Understanding that you need a strong advisory team assisting you on your practice purchase is critical. This will likely be the biggest purchase of your life and you will want a well vetted plan with comfortable debt repayment terms. Your advisory team should include your financial advisor, banker, and lawyer.

Though there may be a projected reduction to profitability for 2021, valuations will take into account extraordinary items and a year of a global pandemic would be considered extraordinary by most. Preparing a cashflow projection with various repayment options and considering any impact of COVID-19 will be important for your piece of mind and will likely be a requirement for borrowing purposes.

With interest rates at a record low, this may be a great opportunity to purchase a practice. Work with your advisor to see if this is the best option for you. In general, when preparing to buy a professional practice, it’s a good idea to consider a variety of factors, such as: location, an existing lease of a minimum of 10 years and no demolition clause, associate contracts and employment contracts for employees, including a strong non-compete clause for associates and all key staff. When contracts are in place for everyone, it strengthens the value of your practice.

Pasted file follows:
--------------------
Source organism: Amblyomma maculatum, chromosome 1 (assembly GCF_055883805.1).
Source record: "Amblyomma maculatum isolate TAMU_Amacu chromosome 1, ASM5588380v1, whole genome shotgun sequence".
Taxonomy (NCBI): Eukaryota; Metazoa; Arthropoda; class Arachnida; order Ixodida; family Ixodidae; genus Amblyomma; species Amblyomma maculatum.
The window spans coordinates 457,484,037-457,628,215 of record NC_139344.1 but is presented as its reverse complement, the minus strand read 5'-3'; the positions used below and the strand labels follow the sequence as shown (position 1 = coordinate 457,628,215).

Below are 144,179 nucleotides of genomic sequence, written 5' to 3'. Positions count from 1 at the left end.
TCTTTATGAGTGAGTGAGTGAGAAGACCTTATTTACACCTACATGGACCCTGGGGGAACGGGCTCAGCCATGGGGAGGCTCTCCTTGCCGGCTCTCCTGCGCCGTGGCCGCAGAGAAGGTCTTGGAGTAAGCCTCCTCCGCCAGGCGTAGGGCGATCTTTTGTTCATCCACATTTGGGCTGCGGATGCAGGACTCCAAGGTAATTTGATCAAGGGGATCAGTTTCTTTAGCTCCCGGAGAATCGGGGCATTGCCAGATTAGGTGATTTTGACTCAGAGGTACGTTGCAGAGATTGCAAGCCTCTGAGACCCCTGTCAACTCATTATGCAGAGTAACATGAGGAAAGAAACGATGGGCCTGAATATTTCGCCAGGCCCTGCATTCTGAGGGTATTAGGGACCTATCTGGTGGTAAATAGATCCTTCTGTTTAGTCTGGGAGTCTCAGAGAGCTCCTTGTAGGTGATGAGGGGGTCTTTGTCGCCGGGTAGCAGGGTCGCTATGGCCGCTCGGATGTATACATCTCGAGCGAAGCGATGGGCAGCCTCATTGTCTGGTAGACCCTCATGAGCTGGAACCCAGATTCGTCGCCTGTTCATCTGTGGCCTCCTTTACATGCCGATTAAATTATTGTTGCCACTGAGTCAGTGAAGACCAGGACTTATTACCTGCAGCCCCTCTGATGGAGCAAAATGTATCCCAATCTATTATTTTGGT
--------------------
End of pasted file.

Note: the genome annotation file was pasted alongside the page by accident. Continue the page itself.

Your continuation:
Borrowing Requirements

When lending money, banks will look at several factors, primarily the practice’s cash flow and a personal guarantee from the practitioner.

The bank will do a combined analysis between a practice’s cash flow and the purchaser’s personal information — their income and debt — to determine whether the purchaser can support 100 percent financing up to the purchase price. Financers are also considering the impact of COVID-19 and may be more conservative on the determination of practice cashflow. If cash flow is not significant enough to support 100 percent financing, the prospective buyer may have to contribute money or collateral.

We recommended borrowing from banks who understand the professional industry that you operate in and have niche specific financing. Contact your banker early to get pre-approval for your practice purchase as it may take several months to finalize the deal.

Starting up

Remember to factor in the start-up costs of a practice. This can include moving, improvements to the location, new equipment, and more. Additionally, it may take anywhere from six weeks to three months before you begin to collect any substantial revenue. Include these details in your developed cashflow plan so that you have enough operating funds to manage for the first few months.

The timing for a professional practice may be right for you . To achieve personal and professional success, ensure that the expectations are realistic and that you have undertaken the proper planning. This can be an exciting event and allow you to set up your professional life and meet your future goals

To learn how MNP can support you through the purchase or creation of a professional practice, contact your local MNP professionals niche provider.